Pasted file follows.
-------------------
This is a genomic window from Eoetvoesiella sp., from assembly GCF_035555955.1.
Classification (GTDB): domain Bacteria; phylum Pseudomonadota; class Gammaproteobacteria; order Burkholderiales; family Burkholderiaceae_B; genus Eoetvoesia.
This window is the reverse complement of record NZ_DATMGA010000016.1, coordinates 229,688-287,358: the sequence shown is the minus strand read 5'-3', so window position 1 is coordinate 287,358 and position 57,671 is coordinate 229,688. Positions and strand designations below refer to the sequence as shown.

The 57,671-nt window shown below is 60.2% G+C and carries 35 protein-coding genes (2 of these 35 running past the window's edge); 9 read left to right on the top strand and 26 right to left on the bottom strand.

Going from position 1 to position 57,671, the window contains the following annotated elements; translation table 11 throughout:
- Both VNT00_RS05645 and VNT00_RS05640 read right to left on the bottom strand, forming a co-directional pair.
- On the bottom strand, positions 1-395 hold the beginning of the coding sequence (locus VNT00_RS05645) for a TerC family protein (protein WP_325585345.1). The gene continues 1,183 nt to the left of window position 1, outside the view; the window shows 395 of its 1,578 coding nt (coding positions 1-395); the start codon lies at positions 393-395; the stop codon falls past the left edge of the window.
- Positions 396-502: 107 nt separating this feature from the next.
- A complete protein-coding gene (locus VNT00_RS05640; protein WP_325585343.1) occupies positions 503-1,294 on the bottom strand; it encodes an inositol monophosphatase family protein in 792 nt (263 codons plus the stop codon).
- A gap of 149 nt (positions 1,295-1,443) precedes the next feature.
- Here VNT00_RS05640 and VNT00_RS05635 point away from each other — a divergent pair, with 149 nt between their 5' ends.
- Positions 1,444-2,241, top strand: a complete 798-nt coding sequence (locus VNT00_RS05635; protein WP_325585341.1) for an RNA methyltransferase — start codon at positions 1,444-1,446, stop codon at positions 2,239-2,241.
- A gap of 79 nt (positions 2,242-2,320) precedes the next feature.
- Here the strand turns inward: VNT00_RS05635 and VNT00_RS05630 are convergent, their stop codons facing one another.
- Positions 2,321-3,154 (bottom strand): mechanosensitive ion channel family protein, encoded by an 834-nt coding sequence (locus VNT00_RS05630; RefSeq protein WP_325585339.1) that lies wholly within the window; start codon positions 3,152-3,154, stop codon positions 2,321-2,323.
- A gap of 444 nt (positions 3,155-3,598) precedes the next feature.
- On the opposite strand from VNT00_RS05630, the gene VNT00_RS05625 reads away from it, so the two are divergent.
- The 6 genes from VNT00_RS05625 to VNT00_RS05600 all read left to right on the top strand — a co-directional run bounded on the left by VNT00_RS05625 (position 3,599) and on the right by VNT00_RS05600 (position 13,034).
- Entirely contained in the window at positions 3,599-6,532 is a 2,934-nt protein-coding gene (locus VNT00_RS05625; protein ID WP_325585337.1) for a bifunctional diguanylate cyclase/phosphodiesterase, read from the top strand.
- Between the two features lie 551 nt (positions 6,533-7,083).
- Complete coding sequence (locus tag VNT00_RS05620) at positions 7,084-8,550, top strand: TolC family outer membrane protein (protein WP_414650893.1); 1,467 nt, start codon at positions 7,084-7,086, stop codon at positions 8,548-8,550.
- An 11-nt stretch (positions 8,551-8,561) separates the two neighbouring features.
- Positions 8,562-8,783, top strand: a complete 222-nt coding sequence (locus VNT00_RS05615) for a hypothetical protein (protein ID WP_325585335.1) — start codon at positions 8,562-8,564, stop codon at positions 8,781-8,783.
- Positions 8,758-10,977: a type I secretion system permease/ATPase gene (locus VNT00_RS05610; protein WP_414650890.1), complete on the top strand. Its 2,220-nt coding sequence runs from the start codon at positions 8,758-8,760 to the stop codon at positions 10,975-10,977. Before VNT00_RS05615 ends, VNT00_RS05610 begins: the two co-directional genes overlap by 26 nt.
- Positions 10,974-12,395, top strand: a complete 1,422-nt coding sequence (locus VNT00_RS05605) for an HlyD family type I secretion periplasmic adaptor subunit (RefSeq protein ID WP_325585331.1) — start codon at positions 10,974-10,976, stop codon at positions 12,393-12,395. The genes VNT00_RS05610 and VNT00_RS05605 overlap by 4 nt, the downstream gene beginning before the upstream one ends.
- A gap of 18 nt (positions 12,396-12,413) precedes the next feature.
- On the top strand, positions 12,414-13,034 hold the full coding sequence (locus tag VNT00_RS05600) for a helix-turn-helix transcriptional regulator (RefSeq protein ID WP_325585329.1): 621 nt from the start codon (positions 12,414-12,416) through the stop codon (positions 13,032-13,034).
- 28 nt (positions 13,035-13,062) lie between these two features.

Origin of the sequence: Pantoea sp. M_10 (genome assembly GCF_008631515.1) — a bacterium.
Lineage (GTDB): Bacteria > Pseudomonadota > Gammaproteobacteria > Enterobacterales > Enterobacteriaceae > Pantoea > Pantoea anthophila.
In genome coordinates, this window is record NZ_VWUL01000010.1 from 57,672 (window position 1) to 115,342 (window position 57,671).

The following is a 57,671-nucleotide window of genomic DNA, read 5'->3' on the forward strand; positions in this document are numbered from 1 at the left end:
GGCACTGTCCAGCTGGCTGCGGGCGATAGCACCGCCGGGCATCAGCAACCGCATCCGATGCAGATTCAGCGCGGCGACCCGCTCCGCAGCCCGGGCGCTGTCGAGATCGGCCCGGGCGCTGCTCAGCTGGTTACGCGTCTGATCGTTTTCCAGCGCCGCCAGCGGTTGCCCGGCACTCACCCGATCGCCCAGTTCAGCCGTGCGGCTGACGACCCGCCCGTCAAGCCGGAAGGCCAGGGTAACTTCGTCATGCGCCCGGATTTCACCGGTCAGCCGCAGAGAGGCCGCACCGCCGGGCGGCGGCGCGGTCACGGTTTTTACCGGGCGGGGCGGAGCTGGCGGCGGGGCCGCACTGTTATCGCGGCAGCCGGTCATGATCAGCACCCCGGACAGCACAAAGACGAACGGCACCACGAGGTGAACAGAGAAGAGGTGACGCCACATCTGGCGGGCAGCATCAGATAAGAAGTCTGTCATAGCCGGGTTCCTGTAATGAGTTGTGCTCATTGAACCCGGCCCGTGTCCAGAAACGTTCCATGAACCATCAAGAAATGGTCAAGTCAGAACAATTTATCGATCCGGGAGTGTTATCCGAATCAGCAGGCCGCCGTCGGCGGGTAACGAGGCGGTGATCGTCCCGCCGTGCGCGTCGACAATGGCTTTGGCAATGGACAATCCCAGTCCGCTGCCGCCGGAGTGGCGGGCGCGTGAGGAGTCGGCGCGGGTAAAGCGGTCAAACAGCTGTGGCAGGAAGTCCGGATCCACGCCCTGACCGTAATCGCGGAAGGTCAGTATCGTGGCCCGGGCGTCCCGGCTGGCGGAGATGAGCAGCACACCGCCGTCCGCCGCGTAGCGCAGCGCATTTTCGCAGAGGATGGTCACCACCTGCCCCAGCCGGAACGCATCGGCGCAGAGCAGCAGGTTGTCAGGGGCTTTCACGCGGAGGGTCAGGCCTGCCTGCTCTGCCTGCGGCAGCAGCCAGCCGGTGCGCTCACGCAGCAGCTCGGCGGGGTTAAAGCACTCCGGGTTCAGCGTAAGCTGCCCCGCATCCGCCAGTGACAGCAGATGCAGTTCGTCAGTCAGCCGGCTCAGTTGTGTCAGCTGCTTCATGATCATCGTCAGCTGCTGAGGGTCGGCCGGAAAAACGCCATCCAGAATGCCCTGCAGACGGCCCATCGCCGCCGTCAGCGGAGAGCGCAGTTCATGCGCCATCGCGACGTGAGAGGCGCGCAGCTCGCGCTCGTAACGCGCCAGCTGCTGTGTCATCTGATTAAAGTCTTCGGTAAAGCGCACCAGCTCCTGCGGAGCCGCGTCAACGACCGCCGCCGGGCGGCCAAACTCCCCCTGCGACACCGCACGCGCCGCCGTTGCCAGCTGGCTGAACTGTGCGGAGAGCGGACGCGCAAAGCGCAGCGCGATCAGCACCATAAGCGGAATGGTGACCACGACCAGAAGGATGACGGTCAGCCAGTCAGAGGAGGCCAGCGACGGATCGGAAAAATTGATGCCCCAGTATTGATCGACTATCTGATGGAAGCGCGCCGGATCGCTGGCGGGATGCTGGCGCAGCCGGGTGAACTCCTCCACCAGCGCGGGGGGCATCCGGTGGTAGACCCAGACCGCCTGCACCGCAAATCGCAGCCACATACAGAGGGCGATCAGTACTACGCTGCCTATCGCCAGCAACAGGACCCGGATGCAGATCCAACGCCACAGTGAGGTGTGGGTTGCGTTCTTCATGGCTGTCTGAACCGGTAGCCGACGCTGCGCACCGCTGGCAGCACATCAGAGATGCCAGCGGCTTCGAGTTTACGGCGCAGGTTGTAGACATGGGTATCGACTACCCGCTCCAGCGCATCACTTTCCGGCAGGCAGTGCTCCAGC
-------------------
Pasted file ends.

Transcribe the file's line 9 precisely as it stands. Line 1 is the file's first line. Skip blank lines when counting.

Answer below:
- A complete protein-coding gene (locus VNT00_RS05640; protein WP_325585343.1) occupies positions 503-1,294 on the bottom strand; it encodes an inositol monophosphatase family protein in 792 nt (263 codons plus the stop codon).